Acetylcholinesterase enzyme (AChE, EC plays a preponderate role in the activity of the central (CNS) and peripheral (PNS) nervous systems because it catalyzes the hydrolysis of the Acetylcholine neurotransmitter (ACh) (Legay, 2000). Alzheimer’s disease (AD) is a neurodegenerative disease with high incidence worldwide that mainly affects the population aged > 65 years. One of the principal factors that lead to dementia is cholinergic loss or deficiency (Francis, 2006). AChE is one of the main targets of action of drug therapies for this disease (Gandía et al., 2006). Some AChE inhibitors such as tacrine, physostigmine, donepezil and rivastigmine comprise some of the treatments that historically have been approved by the Federal Drug Administration (FDA) for the treatment of this disorder (Mimica and Presecki, 2009).

Due to the chemical complexity of plants and the wide variety of associated biological activities, these are proposed as alternatives in seeking treatments for Alzheimer disease (AD). Some species of the Scrophulariaceae family have been evaluated for their capacity to inhibit the Acetylcholinesterase enzyme (AChE, EC, such as the methanolic extract of Verbascum xanthophoeniceum Griseb (Georgiev et al., 2011), V. mucronatum (Kahraman et al., 2010), whose fractioning led to the isolation of phenylethanoids and terpenes with AChE inhibitory activity. Also, the ethyl acetate extract of Morinda citrifolia L. has a neuroprotective effect on inhibiting cognitive deterioration caused by β-amyloid, in addition to inhibiting AChE (Muralidharan et al., 2010).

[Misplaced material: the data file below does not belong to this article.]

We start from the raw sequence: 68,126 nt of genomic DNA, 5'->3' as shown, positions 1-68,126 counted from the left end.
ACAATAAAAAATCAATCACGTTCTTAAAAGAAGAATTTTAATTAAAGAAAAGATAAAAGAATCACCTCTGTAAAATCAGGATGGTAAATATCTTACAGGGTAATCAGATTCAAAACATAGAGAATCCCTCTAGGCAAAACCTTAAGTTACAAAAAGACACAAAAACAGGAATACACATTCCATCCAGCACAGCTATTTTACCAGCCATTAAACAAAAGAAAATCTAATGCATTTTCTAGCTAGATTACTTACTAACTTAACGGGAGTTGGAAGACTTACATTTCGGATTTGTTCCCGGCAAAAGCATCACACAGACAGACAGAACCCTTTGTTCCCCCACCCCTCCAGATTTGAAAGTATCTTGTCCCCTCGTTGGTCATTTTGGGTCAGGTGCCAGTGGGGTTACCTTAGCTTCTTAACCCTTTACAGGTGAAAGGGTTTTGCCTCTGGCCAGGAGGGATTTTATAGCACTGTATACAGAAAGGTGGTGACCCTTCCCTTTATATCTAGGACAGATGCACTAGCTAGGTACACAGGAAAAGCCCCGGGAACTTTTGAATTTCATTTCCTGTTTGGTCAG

The leaves of C. talcana contain a high concentration of verbascoside, ursolic and oleanolic acid (Muñoz et al., 2013b). These compounds possess the following properties: sedative, analgesic, hepatoprotective, anti-inflammatory, antioxidant and AChE-inhibition (Cheng et al., 2001; Korkina, 2007; Georgiev et al., 2011). In the present work, C. talcana and C. integrifolia were evaluated as AChE inhibitors; these species are broadly used in Chilean Traditional Medicine for the treatment of digestive, diuretic, antimicrobial neurological diseases (Harborne and Baxter, 2001; Woldemichael et al., 2003; Muñoz et al., 2013a). The Araucanian people utilizes it for treating “the nerves” (an ethnomedical disease with symptoms of restlessness, insomnia, appetite loss, cardiac acceleration, and despair), and additionally for treating headache and inflammation (Montes and Wilkomirsky, 1985; Montes 1987), the last it is intimately associated with the AD.